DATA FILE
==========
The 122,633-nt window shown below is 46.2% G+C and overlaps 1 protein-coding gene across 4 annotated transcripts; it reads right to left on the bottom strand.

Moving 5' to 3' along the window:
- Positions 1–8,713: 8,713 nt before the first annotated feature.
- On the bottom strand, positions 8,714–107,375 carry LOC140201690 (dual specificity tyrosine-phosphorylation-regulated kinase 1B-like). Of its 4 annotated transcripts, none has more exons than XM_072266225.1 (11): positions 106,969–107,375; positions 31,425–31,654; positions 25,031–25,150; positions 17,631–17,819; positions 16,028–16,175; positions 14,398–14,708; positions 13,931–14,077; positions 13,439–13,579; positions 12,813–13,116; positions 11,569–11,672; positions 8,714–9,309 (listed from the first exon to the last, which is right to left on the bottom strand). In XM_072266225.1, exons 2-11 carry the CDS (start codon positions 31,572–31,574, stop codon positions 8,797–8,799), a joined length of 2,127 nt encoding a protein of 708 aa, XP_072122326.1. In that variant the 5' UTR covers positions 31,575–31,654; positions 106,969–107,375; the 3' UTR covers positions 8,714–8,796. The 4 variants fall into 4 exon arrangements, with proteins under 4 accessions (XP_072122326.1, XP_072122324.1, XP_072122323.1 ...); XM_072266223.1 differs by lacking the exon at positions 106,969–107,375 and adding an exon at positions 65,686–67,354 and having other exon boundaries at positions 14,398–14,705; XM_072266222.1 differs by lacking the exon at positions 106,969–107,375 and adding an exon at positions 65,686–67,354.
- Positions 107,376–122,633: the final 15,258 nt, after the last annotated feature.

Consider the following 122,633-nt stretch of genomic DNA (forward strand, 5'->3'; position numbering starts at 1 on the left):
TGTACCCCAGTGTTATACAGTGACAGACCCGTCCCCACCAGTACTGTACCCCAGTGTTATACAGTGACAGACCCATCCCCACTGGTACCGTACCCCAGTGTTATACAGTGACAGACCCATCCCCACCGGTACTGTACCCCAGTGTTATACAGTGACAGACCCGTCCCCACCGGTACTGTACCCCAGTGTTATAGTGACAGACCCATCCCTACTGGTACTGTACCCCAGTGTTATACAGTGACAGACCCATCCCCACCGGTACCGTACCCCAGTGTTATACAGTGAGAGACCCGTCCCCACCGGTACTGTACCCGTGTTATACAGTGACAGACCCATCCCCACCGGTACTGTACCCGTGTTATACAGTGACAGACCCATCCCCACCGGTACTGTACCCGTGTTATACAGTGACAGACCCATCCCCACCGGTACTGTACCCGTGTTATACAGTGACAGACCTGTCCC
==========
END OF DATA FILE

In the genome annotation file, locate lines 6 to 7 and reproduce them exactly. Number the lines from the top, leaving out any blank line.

Consider the following 122,633-nt stretch of genomic DNA (forward strand, 5'->3'; position numbering starts at 1 on the left):
TGTACCCCAGTGTTATACAGTGACAGACCCGTCCCCACCAGTACTGTACCCCAGTGTTATACAGTGACAGACCCATCCCCACTGGTACCGTACCCCAGTGTTATACAGTGACAGACCCATCCCCACCGGTACTGTACCCCAGTGTTATACAGTGACAGACCCGTCCCCACCGGTACTGTACCCCAGTGTTATAGTGACAGACCCATCCCTACTGGTACTGTACCCCAGTGTTATACAGTGACAGACCCATCCCCACCGGTACCGTACCCCAGTGTTATACAGTGAGAGACCCGTCCCCACCGGTACTGTACCCGTGTTATACAGTGACAGACCCATCCCCACCGGTACTGTACCCGTGTTATACAGTGACAGACCCATCCCCACCGGTACTGTACCCGTGTTATACAGTGACAGACCCATCCCCACCGGTACTGTACCCGTGTTATACAGTGACAGACCTGTCCC